Other Japanese creative personnel is not mentioned. It’s possible that Warner Bros decided to emphasize names that American audiences could recognize in their marketing. Instead of treating Kamiyama’s staff with the respect, they merit as artists, the alternative is that they view them as a means to an end.

>>>Read more: An unusual route to become Netflix’s anime series – Cannon Busters series

“Castlevania” anime series

Is anime series no longer a Japanese product? (Part 3)
“Castlevania” anime series

Many of the most recent “anime” films on Netflix are not created in Japan, unlike “The Lord of the Rings: War of the Rohirrim,” which is at least partially made there. “Castlevania,” an adaptation of the Japanese video game franchise written by prominent (and discredited) comics writer Warren Ellis, is one of the network’s most popular shows.

Unashamed anime lovers on the “Castlevania” crew stuffed the show’s iconic action scenes with impact frames and challenging effects animation.

However, the series was created by Powerhouse Animation Studios in Austin, Texas, not in Japan. Despite having no relation to the industry, “Castlevania,” “Blood of Zeus,” and the most current “Masters of the Universe” animated series have all been grouped under the term “anime.” Other video game versions of the service have similar marketing.

Is anime series no longer a Japanese product? (Part 3)
Is anime series no longer a Japanese product? (Part 3)

What difference does it make whether or not a product is branded “anime”? Branding is the key. Despite the fact that “cartoons” are still linked with children’s programming in the United States, anime is quite popular. Everyone benefits when Netflix refers to its adult animated shows as “anime” and anime aficionados watch them.

The issue here is less with the term “anime” as it is with the treatment of the animation workers.

Netflix has the opportunity to give foreign animation studios a chance to develop their own innovative concepts because it is a purported game-changer in the entertainment industry. Instead, Netflix frequently adheres to the venerable American tradition of exporting animation.

Character designers and storyboarders receive specific directions from nations like South Korea and the Philippines, the showrunner and writer’s room stay in-house, and the unpaid animators who handle the bulk of the job never receive the credit they deserve.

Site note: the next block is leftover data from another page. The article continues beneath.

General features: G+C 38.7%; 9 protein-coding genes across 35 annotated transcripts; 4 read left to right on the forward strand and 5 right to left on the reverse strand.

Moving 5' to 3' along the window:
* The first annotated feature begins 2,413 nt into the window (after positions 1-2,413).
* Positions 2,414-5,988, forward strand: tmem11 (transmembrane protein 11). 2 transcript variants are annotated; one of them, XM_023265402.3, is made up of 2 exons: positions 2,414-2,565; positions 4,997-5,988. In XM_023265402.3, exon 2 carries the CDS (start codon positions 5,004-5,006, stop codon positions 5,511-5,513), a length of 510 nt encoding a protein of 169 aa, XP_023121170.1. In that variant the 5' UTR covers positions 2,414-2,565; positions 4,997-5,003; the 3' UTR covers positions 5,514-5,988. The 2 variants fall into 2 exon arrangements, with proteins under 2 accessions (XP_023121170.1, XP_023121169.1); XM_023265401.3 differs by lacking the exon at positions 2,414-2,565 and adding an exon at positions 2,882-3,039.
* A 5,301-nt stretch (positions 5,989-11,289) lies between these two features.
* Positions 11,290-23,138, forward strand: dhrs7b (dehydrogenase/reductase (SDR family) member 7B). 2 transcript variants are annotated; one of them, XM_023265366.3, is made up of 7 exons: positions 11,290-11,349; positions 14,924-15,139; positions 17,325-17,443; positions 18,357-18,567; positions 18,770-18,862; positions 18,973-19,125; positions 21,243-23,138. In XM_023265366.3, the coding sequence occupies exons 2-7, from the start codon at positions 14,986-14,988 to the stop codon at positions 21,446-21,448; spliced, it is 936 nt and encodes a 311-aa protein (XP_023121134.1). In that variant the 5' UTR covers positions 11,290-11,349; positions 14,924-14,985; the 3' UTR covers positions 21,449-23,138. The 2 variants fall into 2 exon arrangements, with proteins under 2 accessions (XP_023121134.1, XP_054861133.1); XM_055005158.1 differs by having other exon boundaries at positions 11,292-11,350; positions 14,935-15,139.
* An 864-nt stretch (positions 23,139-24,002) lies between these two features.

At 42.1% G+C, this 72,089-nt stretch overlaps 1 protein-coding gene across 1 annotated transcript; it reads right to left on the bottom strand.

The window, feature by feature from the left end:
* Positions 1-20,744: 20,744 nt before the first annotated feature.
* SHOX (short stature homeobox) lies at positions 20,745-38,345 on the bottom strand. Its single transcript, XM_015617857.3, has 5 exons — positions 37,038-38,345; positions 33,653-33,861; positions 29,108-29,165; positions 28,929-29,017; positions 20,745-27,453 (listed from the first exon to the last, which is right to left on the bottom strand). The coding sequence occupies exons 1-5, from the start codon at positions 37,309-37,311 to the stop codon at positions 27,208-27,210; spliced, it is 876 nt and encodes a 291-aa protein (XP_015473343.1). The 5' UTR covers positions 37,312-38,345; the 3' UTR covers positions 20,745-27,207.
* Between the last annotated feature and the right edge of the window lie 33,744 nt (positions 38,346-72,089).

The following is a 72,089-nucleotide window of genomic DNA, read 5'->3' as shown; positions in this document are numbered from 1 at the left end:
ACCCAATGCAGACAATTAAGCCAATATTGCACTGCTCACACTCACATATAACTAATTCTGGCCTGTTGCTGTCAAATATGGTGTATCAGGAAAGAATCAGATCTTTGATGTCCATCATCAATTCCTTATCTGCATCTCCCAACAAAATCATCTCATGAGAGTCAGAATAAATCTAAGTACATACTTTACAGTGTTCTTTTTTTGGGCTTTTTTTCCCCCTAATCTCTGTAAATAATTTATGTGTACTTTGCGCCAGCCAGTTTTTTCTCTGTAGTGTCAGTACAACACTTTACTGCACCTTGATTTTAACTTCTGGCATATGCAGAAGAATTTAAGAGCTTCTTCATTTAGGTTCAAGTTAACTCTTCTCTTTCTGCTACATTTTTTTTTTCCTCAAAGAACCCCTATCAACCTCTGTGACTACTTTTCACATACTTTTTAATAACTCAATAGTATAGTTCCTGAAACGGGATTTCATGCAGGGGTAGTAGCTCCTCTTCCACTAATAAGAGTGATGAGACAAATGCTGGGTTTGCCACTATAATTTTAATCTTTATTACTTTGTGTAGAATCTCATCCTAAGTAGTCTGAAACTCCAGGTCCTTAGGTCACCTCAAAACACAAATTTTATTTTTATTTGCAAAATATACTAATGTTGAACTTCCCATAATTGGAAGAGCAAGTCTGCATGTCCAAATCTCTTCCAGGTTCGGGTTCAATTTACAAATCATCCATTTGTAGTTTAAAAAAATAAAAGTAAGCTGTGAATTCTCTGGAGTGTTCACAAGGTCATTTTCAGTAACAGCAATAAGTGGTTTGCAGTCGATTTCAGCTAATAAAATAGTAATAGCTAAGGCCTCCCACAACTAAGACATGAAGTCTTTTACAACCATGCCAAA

>>>Read more: Top 4 Japanese animation companies with shows be loved most across the world

“Avatar” anime series

Is anime series no longer a Japanese product? (Part 3)
“Avatar” anime series

This is not necessarily the case. Some artists decided to work directly with their outsourcing workers during the past ten years as opposed to taking their work for granted. “Avatar: The Last Airbender” may be the best example of all time.

A video from The Canipa Effect claims that producer Brian Konietzko personally met with South Korean animation staff before the series began production. Unusual control over elements like character design, effects designs, and even animation timing was provided to these animators.

The Korean animation team behind “Avatar” worked to elevate the already excellent scripting and storyboarding, producing a modern classic that hasn’t yet been surpassed in its field. The Canipa Effect’s developer, Callum May, claims that “what made it exceptional was the creative trust between the personnel in the US and Korea.”

Is anime series no longer a Japanese product? (Part 3)
Is anime series no longer a Japanese product? (Part 3)

Jae-Myung Yu, one of the main animators from “Avatar,” later founded Studio Mir. Studio Mir was hired by DreamWorks to make the beloved series “Voltron: Legendary Defender” after producing a significant portion of the ambitious “Avatar” successor “The Legend of Korra.”